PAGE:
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Time for a Home Equity Loan?

Now that the Federal Reserve has cut interest rates significantly, many banks have reduced their prime lending rates. This in turn has reduced rates on some consumer and home equity loans.

Unlike the interest on consumer loans, home equity loan interest is tax deductible if certain requirements are met. Thinking of capitalizing on the equity in your home? Here are a few factors to weigh.

TAX CONSIDERATIONS

The interest you pay on a home equity loan of up to $100,000 ($50,000 if you are married filing separately) which is secured by your home generally qualifies as an itemized deduction. But there are other considerations. To find out whether a home equity loan is your best financing option, compare the effective after-tax interest rate on the home equity loan with the interest rate available on consumer loans. To calculate a home equity loan’s effective after-tax interest rate, subtract your marginal income-tax rate (your tax bracket) from 100% and multiply the result by the home equity loan’s interest rate.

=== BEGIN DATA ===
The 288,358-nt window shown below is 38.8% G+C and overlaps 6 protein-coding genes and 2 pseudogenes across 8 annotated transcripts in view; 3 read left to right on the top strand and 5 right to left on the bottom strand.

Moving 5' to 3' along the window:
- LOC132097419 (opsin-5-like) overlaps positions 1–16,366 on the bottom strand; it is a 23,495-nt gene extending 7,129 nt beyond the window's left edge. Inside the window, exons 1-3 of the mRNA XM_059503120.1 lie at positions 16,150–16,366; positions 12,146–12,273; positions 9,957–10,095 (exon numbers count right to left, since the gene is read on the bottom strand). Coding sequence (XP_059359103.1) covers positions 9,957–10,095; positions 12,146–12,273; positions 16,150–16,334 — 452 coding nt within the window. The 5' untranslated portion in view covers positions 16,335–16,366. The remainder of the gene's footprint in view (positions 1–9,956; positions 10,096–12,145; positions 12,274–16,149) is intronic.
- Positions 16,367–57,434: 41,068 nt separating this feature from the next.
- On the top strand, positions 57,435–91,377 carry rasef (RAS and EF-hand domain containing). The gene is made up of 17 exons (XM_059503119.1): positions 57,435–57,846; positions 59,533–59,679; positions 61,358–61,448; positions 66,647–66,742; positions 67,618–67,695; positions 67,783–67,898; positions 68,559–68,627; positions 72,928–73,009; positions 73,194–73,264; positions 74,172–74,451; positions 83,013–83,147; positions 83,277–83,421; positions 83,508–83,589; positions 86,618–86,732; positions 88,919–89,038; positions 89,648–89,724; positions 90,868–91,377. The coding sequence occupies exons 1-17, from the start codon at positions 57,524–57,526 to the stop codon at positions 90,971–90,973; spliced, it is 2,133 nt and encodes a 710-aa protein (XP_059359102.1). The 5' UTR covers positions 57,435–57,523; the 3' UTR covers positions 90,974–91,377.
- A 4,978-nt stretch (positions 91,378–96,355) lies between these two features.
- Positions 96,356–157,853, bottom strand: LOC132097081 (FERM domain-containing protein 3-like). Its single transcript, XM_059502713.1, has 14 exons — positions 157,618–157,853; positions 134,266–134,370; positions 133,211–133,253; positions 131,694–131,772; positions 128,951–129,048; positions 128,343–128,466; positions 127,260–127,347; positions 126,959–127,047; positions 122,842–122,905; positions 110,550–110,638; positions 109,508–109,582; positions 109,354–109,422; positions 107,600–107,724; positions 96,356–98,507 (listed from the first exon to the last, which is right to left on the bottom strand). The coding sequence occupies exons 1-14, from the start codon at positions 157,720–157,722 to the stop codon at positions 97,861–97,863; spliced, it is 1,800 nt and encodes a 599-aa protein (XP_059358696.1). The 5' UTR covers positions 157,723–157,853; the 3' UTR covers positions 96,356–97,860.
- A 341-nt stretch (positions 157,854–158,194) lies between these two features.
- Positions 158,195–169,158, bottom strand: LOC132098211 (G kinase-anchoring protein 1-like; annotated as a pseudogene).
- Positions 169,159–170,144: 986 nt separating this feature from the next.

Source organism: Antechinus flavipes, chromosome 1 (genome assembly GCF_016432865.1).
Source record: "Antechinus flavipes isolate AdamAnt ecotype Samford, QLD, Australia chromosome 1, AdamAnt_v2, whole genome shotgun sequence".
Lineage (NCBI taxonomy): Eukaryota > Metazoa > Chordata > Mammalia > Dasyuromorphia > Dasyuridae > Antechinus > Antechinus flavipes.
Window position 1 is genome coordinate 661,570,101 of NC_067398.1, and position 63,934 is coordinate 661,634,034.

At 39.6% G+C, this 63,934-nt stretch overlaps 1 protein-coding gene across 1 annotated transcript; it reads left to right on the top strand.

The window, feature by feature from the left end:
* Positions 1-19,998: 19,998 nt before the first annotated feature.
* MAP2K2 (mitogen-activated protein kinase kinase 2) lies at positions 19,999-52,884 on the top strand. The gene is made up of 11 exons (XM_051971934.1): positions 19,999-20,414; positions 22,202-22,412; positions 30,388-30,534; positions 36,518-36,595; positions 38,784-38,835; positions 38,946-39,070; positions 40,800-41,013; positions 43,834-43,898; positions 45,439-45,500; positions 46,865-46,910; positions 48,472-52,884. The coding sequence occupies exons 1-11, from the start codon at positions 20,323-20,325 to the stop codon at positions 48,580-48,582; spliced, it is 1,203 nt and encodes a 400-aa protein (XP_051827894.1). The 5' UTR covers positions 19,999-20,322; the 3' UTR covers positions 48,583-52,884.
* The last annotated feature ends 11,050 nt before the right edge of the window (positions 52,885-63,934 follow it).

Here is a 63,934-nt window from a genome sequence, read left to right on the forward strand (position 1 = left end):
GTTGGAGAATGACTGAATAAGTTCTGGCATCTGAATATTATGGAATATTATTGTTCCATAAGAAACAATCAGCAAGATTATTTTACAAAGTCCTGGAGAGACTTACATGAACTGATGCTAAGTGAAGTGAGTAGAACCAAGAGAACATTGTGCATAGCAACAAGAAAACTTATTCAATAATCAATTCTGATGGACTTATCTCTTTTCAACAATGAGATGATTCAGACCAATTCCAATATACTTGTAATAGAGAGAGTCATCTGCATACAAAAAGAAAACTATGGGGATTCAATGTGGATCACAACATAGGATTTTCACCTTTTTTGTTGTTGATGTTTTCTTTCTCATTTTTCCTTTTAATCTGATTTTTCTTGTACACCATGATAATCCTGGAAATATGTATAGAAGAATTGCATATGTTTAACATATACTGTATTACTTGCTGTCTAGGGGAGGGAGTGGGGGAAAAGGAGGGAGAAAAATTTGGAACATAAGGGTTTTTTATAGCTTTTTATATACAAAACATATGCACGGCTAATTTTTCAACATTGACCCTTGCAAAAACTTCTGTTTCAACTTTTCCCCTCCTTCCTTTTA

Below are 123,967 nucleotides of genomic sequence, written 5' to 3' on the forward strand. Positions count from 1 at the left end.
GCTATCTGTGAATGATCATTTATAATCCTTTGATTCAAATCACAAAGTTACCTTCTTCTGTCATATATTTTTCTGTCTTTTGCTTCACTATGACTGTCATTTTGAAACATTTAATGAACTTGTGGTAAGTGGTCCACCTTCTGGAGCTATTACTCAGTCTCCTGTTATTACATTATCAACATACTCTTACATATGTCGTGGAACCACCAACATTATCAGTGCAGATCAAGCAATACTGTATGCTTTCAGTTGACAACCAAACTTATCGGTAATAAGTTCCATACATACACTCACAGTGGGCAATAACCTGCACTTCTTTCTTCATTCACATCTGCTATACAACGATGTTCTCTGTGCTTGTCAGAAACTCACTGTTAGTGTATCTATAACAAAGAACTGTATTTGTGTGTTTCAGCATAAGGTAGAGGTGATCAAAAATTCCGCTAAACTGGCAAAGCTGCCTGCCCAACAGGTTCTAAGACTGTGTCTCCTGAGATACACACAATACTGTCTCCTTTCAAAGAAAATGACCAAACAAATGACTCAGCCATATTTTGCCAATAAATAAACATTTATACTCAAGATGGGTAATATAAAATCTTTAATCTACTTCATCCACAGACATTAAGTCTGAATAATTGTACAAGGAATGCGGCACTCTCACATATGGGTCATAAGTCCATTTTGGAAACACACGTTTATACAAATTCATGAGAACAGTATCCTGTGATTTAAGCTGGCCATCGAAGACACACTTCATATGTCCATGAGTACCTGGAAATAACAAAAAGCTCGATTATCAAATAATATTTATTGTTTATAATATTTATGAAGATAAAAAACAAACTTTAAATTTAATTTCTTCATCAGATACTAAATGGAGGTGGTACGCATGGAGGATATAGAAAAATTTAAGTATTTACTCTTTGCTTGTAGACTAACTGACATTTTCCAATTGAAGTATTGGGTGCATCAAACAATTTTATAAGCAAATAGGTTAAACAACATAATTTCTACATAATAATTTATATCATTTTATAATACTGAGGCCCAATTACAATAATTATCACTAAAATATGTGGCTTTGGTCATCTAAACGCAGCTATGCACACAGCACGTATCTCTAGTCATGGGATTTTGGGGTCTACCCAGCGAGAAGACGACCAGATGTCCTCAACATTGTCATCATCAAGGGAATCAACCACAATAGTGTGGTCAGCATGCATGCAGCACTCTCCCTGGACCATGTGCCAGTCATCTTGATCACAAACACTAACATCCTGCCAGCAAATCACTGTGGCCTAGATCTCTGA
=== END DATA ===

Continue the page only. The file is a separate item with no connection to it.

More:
Example. If your marginal income-tax rate is 27.5% and you can secure an 8% home equity loan rate, the effective after-tax interest rate of the loan will be 5.8% (100% - 27.5% = 72.5%; 8% ´ 72.5% = 5.8%). Thus, if the lowest consumer loan interest rate available to you is higher than 5.8%, the home equity loan may be the better choice.

Note that if your adjusted gross income is more than $132,950 ($66,475 if you are married filing separately), your itemized deductions will be limited and you may not be able to deduct some or all of the interest on the home equity loan. There may also be some costs associated with obtaining a home equity loan.

OTHER CONSIDERATIONS

Remember that you will need to pay off the home equity loan when you sell your home. So before you go through the trouble and expense of getting a loan, consider how long you plan to live in your current home. And while home equity loans can be a tax-smart financing option, you should also consider the risks associated with pledging your home as collateral if you become unable to make the loan payments.

For further information on home equity, please contact our Consumer Lending Department at (585)394-4260.